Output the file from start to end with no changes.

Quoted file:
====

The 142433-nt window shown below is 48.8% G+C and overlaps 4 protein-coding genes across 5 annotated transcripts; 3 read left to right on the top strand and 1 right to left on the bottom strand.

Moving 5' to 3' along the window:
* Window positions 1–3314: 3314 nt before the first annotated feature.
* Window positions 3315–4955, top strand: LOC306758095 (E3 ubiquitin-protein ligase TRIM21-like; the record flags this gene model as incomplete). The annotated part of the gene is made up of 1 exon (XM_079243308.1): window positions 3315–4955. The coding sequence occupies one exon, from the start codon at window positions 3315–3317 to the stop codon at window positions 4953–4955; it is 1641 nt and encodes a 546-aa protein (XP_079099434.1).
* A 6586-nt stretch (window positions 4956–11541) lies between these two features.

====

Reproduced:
The 142433-nt window shown below is 48.8% G+C and overlaps 4 protein-coding genes across 5 annotated transcripts; 3 read left to right on the top strand and 1 right to left on the bottom strand.

Moving 5' to 3' along the window:
* Window positions 1–3314: 3314 nt before the first annotated feature.
* Window positions 3315–4955, top strand: LOC306758095 (E3 ubiquitin-protein ligase TRIM21-like; the record flags this gene model as incomplete). The annotated part of the gene is made up of 1 exon (XM_079243308.1): window positions 3315–4955. The coding sequence occupies one exon, from the start codon at window positions 3315–3317 to the stop codon at window positions 4953–4955; it is 1641 nt and encodes a 546-aa protein (XP_079099434.1).
* A 6586-nt stretch (window positions 4956–11541) lies between these two features.